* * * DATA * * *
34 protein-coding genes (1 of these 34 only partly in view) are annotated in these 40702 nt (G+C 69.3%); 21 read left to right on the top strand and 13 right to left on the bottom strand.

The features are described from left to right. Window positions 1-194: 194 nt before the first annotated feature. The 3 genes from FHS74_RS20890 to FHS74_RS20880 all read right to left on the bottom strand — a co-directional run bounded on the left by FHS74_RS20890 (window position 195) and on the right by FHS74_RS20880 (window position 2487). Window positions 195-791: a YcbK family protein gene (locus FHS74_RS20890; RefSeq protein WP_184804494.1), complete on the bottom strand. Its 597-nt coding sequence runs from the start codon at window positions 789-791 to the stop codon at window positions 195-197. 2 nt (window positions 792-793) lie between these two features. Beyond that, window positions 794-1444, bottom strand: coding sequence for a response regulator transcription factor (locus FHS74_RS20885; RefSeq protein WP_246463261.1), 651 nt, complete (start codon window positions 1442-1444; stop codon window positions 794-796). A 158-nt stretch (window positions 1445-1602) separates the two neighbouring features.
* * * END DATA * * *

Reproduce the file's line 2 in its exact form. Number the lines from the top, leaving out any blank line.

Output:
The features are described from left to right. Window positions 1-194: 194 nt before the first annotated feature. The 3 genes from FHS74_RS20890 to FHS74_RS20880 all read right to left on the bottom strand — a co-directional run bounded on the left by FHS74_RS20890 (window position 195) and on the right by FHS74_RS20880 (window position 2487). Window positions 195-791: a YcbK family protein gene (locus FHS74_RS20890; RefSeq protein WP_184804494.1), complete on the bottom strand. Its 597-nt coding sequence runs from the start codon at window positions 789-791 to the stop codon at window positions 195-197. 2 nt (window positions 792-793) lie between these two features. Beyond that, window positions 794-1444, bottom strand: coding sequence for a response regulator transcription factor (locus FHS74_RS20885; RefSeq protein WP_246463261.1), 651 nt, complete (start codon window positions 1442-1444; stop codon window positions 794-796). A 158-nt stretch (window positions 1445-1602) separates the two neighbouring features.